Nick Herbert backs drive to recruit part-time firefighters

Arundel & South Downs MP Nick Herbert has given his strong backing to moves to step up recruitment of part-time, or ‘retained’, firefighters in West Sussex.

His comments came following the release of figures showing that retained fire appliances in West Sussex are unavailable for an average of nearly one day in five.

During May 2008, retained fire appliances were ‘Off the Run' in West Sussex for 17.77 per cent of the total hours available to them.

Appliances are ‘Off the Run' for a variety of reasons, but the most significant problem has been the shortage of retained firefighters to crew them.

West Sussex County Council warned over a year ago that "difficulties in recruiting have led to some fire engines being unavailable or ‘Off the Run' due to crewing shortages."

Some towns and villages are more badly affected.  Arundel's frontline appliance is one of five in the County with the highest number of hours Off the Run.  According to BBC South, since the station was reopened in 2007, the engine has been unavailable for daytime emergencies more often than it has been available.  Last month, it was unavailable for two days out of three.

West Sussex Fire and Rescue Service operate from 28 fire stations across the County, 19 of which are staffed entirely by retained firefighters.  The other nine stations rely, in part, on retained firefighters.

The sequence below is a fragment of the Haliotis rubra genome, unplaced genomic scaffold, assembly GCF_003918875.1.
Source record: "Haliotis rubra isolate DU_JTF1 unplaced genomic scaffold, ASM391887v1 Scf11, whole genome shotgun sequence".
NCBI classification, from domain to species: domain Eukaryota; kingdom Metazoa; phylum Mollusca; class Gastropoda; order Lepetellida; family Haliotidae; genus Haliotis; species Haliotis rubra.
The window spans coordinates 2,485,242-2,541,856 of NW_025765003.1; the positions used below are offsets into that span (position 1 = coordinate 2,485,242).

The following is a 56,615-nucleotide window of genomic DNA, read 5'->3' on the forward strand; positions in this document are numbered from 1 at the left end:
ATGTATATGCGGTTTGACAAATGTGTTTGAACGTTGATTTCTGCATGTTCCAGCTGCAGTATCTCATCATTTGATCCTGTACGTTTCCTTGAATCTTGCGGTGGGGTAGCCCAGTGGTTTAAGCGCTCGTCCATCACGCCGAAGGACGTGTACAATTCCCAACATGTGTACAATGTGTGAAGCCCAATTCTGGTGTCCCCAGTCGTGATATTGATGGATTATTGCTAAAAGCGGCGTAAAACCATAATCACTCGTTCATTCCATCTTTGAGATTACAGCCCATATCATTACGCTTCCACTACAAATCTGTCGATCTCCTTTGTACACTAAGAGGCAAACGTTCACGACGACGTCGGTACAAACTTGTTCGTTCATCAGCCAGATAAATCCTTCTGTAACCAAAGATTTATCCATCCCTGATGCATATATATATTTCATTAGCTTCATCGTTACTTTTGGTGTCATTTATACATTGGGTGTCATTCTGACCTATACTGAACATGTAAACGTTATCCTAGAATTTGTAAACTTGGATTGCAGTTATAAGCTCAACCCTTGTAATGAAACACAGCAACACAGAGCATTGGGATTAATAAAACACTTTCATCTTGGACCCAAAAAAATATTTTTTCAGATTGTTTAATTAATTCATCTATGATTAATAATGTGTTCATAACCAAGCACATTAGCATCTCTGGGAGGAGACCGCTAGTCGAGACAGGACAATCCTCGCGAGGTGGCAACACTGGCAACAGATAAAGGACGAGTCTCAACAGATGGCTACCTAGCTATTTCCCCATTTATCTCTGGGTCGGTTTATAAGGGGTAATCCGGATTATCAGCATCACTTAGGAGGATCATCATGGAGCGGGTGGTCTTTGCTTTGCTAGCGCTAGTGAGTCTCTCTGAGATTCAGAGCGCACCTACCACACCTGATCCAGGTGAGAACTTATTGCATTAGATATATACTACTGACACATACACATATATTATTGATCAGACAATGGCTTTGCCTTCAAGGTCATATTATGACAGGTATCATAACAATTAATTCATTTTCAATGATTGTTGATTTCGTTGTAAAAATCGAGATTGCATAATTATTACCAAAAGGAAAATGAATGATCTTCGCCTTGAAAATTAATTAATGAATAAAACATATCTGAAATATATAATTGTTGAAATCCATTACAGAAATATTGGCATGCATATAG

Retained firefighters work part-time and are paid for their services.  They are fully trained and form an essential part of the fire cover provided in local communities.  Like their full-time colleagues, retained firefighters deal with fires, road traffic accidents, flooding incidents and chemical spillages.

The newly-appointed County Fire Officer for West Sussex, Max Hood, confirmed that the West Sussex Fire and Rescue Service was looking for new retained firefighters at its fire stations.  He told Mr Herbert that "applications are welcome from all sections of the community and everyone should see themselves as a potential retained firefighter.

"Retained firefighters provide an essential community service which provides great job satisfaction and really contributes to communities locally and across the County", he said.

Mr Hood added: "Retained firefighters are paid and we provide full training, giving applicants a whole new set of skills.  For those who are already in work, employers of retained firefighters also gain significant benefit from the skills and confidence that being a retained firefighter brings."

Nick Herbert commented: "I am concerned to learn that fire appliances are unavailable for such a significant period of time.  I appreciate that cover during these periods is provided by nearby appliances, but clearly this is a highly unsatisfactory situation."

Mr Herbert added: "I want to lend my strong support to the West Sussex Fire and Rescue Service in their attempts to recruit more retained firefighters who do such a fantastic job for local people.  The individuals who enlist for this job really do perform a vital service for their local community.

"I hope that, when people realise what pressure their local fire stations are under, more applicants will come forward."



Notes for Editors

1. For details on how to become a retained firefighter in West Sussex, visit

2. For the news release issued by West Sussex County Council in September 2007, publicising an event to attract new volunteers to serve as retained firefighters and warning that recruitment difficulties were causing fire appliances to be Off the Run, visit;jsessionid=a2Ky6q3Yha.

3. For a report on BBC South Today, visit

Christopher N Howarth